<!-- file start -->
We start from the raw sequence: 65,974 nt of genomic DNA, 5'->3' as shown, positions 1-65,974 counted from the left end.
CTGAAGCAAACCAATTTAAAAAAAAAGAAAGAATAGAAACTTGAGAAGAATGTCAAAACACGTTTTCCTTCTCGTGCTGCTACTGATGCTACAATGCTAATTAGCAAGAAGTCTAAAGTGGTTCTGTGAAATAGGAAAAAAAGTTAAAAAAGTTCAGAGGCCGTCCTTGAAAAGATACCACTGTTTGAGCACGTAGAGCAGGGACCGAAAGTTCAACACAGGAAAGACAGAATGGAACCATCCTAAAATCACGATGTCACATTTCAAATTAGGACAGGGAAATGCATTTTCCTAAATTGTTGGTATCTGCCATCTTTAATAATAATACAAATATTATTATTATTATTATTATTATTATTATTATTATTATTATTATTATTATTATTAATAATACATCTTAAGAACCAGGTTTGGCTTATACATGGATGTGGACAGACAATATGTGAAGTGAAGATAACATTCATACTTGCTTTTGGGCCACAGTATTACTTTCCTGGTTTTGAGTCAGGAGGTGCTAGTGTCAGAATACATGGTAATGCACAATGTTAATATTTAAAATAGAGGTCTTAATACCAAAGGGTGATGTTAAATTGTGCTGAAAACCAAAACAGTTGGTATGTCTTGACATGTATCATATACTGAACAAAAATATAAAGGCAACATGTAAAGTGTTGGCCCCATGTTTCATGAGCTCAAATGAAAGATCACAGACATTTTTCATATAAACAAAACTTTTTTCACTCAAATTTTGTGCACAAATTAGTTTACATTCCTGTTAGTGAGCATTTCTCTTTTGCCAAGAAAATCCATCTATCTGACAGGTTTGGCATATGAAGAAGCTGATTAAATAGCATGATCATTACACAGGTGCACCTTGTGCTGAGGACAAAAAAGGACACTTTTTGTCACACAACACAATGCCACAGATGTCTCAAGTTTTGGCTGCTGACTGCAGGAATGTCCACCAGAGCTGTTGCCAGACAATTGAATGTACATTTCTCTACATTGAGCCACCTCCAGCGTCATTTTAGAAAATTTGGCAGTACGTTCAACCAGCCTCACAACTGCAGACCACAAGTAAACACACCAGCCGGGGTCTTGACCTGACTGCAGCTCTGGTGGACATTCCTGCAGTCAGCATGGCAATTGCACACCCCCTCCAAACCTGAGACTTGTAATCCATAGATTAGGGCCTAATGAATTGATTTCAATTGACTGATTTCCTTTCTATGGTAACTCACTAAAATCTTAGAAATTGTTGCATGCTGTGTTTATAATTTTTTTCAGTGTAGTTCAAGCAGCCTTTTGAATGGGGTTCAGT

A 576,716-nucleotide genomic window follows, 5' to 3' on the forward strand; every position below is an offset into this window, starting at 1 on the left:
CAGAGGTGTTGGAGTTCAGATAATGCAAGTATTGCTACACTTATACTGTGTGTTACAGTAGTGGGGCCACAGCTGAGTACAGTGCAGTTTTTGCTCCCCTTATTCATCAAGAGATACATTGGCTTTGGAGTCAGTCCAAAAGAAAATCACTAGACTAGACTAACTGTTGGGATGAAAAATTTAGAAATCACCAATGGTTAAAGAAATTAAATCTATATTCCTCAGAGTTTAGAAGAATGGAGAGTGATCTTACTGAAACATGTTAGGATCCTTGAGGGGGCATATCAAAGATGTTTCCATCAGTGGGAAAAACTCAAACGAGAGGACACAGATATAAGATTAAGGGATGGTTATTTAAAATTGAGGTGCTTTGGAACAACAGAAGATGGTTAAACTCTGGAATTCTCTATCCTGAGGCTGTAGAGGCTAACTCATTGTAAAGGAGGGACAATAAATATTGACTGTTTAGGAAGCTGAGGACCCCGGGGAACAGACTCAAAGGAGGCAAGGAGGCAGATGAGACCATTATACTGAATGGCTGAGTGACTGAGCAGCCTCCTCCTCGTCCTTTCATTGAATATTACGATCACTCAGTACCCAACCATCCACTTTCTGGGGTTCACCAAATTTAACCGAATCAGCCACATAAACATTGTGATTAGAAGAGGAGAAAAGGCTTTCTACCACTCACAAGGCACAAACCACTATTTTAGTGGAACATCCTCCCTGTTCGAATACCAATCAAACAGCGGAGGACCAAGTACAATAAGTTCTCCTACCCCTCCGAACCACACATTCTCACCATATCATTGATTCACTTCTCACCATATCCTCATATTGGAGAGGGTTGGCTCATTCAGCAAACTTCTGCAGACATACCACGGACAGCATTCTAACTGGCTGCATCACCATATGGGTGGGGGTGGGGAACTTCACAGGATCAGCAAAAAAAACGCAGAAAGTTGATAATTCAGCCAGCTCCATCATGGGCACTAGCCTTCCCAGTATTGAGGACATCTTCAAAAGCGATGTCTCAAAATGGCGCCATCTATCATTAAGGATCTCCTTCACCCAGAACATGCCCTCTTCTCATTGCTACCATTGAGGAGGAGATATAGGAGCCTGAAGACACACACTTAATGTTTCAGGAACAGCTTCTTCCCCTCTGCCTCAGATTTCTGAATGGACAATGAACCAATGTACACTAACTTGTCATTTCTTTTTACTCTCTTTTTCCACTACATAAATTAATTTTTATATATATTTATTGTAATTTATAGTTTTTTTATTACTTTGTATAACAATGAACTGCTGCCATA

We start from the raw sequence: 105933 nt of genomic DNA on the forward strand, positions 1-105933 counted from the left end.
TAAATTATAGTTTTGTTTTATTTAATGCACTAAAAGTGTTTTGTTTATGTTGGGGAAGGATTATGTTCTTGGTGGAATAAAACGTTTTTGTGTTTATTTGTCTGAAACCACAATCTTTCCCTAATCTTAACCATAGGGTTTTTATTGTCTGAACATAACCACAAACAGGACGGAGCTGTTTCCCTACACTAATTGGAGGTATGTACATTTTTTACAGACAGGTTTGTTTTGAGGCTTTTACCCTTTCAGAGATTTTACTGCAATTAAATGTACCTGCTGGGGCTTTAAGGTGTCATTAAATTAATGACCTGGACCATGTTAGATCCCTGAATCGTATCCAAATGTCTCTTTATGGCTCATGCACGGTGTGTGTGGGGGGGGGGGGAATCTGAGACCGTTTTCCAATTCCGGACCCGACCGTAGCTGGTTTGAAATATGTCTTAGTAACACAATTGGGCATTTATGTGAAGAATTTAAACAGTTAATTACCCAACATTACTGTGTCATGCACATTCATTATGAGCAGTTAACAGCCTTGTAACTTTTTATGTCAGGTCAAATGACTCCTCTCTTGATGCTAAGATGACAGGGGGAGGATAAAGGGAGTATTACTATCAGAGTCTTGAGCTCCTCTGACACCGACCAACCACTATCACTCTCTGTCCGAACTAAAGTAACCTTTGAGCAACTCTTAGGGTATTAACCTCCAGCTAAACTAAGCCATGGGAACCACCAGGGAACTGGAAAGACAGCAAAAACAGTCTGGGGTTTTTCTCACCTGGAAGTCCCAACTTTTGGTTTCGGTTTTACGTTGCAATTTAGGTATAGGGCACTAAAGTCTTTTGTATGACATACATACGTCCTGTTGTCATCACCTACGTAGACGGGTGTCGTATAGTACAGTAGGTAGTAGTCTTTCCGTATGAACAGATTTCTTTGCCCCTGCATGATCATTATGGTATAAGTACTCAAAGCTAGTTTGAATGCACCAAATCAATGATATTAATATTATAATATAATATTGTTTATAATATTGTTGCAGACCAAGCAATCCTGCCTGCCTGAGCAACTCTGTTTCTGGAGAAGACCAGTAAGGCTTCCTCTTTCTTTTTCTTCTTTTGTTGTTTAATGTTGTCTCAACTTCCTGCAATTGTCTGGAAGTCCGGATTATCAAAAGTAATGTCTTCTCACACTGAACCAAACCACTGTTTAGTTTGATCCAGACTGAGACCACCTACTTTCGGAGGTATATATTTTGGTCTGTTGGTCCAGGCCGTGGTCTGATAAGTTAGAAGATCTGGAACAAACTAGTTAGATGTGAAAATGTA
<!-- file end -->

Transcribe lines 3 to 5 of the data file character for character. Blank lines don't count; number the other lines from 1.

A 576,716-nucleotide genomic window follows, 5' to 3' on the forward strand; every position below is an offset into this window, starting at 1 on the left:
CAGAGGTGTTGGAGTTCAGATAATGCAAGTATTGCTACACTTATACTGTGTGTTACAGTAGTGGGGCCACAGCTGAGTACAGTGCAGTTTTTGCTCCCCTTATTCATCAAGAGATACATTGGCTTTGGAGTCAGTCCAAAAGAAAATCACTAGACTAGACTAACTGTTGGGATGAAAAATTTAGAAATCACCAATGGTTAAAGAAATTAAATCTATATTCCTCAGAGTTTAGAAGAATGGAGAGTGATCTTACTGAAACATGTTAGGATCCTTGAGGGGGCATATCAAAGATGTTTCCATCAGTGGGAAAAACTCAAACGAGAGGACACAGATATAAGATTAAGGGATGGTTATTTAAAATTGAGGTGCTTTGGAACAACAGAAGATGGTTAAACTCTGGAATTCTCTATCCTGAGGCTGTAGAGGCTAACTCATTGTAAAGGAGGGACAATAAATATTGACTGTTTAGGAAGCTGAGGACCCCGGGGAACAGACTCAAAGGAGGCAAGGAGGCAGATGAGACCATTATACTGAATGGCTGAGTGACTGAGCAGCCTCCTCCTCGTCCTTTCATTGAATATTACGATCACTCAGTACCCAACCATCCACTTTCTGGGGTTCACCAAATTTAACCGAATCAGCCACATAAACATTGTGATTAGAAGAGGAGAAAAGGCTTTCTACCACTCACAAGGCACAAACCACTATTTTAGTGGAACATCCTCCCTGTTCGAATACCAATCAAACAGCGGAGGACCAAGTACAATAAGTTCTCCTACCCCTCCGAACCACACATTCTCACCATATCATTGATTCACTTCTCACCATATCCTCATATTGGAGAGGGTTGGCTCATTCAGCAAACTTCTGCAGACATACCACGGACAGCATTCTAACTGGCTGCATCACCATATGGGTGGGGGTGGGGAACTTCACAGGATCAGCAAAAAAAACGCAGAAAGTTGATAATTCAGCCAGCTCCATCATGGGCACTAGCCTTCCCAGTATTGAGGACATCTTCAAAAGCGATGTCTCAAAATGGCGCCATCTATCATTAAGGATCTCCTTCACCCAGAACATGCCCTCTTCTCATTGCTACCATTGAGGAGGAGATATAGGAGCCTGAAGACACACACTTAATGTTTCAGGAACAGCTTCTTCCCCTCTGCCTCAGATTTCTGAATGGACAATGAACCAATGTACACTAACTTGTCATTTCTTTTTACTCTCTTTTTCCACTACATAAATTAATTTTTATATATATTTATTGTAATTTATAGTTTTTTTATTACTTTGTATAACAATGAACTGCTGCCATA

We start from the raw sequence: 105933 nt of genomic DNA on the forward strand, positions 1-105933 counted from the left end.